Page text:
I had been outrunning a thunderstorm in my rearview mirror the entire afternoon, and I was on my third wrong turn of the day. I circled back east and was heading right back into her for a stretch. I had flown past the turn-off because the GPS couldn’t keep up with my coordinates in the dead zone of upstate New York. Hwy 87 had been oddly divine since i had the whole thing to myself due to Covid. But the back roads south of the St. Lawrence felt ominous as the storm seemed to circle in from behind, devouring the August sunset in front of me. I wasn’t sure if the windmills were helping or hurting the overall loneliness because they’re kinda monstrous. “How remote can I be if there are windmills?” The fog licked the fields and teased the roads. I was watching for deer. I was both elated and terrified and had been talking to myself or singing since Plattsburg.
I had googled nothing apart from “Trader Joe’s Hadley” before I left Boston – thinking that I would do the rest by feel. I had forgotten that I had – back in the early aughts – vowed to never drive the upstate NY route again on my way to Ontario. I hadn’t checked the weather because I was travelling regardless. The whole quarantine plan was backed out from my kids back-to-school plans – whatever the hell that was going to be. Oy.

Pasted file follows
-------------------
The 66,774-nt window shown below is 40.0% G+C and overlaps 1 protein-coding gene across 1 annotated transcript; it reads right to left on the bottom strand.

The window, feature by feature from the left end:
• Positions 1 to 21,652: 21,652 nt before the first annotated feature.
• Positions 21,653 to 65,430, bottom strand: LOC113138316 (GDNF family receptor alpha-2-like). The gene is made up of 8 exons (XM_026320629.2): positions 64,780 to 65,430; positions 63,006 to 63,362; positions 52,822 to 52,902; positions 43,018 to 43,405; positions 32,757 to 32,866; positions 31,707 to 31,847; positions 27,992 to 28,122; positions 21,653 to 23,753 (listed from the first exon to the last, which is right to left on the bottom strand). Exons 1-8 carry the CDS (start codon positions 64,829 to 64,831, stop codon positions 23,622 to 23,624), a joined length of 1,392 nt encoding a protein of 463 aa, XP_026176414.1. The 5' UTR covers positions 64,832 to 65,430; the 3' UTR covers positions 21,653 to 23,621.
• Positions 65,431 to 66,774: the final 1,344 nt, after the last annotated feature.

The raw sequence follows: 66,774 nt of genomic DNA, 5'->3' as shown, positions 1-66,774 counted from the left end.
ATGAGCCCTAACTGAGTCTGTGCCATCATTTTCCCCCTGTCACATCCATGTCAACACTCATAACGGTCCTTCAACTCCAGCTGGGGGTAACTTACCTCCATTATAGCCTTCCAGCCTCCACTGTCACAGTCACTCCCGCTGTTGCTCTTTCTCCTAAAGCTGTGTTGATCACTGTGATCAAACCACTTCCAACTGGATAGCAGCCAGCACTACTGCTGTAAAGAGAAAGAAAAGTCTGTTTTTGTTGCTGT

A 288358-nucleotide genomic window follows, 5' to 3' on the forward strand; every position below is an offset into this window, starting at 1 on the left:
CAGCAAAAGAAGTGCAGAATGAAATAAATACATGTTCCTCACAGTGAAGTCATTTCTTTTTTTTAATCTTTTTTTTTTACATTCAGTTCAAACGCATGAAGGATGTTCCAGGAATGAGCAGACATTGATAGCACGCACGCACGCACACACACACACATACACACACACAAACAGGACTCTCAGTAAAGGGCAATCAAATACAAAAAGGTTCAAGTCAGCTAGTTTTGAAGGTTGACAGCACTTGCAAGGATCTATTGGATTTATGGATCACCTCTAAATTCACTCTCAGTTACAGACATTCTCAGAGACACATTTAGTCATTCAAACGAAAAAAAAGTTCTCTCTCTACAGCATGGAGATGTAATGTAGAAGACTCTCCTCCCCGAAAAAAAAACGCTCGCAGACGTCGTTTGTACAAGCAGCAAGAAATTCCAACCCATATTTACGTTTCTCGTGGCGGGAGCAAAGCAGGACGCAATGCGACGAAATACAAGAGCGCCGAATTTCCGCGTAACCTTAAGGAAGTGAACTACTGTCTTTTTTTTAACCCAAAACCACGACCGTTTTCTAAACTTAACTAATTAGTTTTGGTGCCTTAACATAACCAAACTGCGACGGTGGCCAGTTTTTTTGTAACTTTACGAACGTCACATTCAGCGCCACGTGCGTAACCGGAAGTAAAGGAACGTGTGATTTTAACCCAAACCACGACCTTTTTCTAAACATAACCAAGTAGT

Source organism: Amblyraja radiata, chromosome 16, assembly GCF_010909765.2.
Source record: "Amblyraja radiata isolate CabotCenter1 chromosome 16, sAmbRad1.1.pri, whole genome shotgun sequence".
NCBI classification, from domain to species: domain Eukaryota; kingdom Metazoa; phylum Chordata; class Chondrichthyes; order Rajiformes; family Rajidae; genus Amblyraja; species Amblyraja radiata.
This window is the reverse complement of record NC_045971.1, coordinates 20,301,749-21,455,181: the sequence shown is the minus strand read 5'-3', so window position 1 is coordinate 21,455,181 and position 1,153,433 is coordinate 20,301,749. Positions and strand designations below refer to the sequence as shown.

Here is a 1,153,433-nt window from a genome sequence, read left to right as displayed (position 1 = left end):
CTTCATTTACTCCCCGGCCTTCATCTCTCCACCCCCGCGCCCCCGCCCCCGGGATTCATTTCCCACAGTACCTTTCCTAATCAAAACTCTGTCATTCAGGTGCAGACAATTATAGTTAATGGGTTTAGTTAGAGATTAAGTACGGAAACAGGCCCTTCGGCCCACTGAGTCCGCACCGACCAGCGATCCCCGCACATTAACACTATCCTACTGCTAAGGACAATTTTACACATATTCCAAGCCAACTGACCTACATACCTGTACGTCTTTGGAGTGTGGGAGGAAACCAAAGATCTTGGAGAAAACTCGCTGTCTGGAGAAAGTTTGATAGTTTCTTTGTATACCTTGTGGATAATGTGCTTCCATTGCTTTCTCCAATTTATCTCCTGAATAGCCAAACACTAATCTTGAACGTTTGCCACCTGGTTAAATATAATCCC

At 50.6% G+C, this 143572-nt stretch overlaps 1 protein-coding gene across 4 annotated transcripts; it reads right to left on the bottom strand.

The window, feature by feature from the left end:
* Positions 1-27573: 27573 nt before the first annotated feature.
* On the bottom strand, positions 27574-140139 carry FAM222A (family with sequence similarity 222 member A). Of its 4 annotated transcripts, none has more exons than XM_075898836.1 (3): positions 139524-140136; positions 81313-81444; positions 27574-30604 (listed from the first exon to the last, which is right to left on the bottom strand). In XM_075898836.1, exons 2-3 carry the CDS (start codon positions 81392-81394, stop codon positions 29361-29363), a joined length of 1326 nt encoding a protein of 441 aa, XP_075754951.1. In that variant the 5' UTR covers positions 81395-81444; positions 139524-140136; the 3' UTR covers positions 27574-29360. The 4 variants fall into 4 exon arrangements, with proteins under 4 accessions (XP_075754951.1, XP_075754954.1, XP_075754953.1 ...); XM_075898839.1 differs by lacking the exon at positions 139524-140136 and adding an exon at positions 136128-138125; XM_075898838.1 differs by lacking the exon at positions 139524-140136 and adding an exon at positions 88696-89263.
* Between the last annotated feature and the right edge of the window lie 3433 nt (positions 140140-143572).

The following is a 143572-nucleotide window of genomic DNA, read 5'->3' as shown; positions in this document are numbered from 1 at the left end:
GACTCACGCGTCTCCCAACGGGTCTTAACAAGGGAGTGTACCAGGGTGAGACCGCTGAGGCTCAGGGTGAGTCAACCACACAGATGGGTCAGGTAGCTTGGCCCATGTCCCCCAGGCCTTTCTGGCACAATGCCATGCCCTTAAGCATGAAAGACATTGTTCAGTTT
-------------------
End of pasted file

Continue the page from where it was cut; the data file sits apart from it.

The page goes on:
I had spent three weeks in Boston dealing with other people’s health issues, mostly. On my way back to Canada I allowed myself a night to visit one of my besties, Tracey, in Western Mass before two weeks of mandatory quarantine. Western Mass is also where I would get my mandatory Trader Joe’s shopping in. Friends back in Ottawa had placed an order. When I arrived in Hadley the Covid line snaked around the building. I couldn’t stomach the wait, or the masks. It felt so sad and apocalyptic. Besides, the sun was getting low. I had spent too much time at Spencer Peterman’s Boards and Bowls on Route 2 in Western Mass. The owner was just about to lock the door when I ran up with a bowl I had purchased two Christmases before. “I need a matching set,” I promised her. I had put 1500 miles on that small bowl and she knew I meant business. I also only had a vague memory of where Tracey lived, 10% charge, and a broken charger.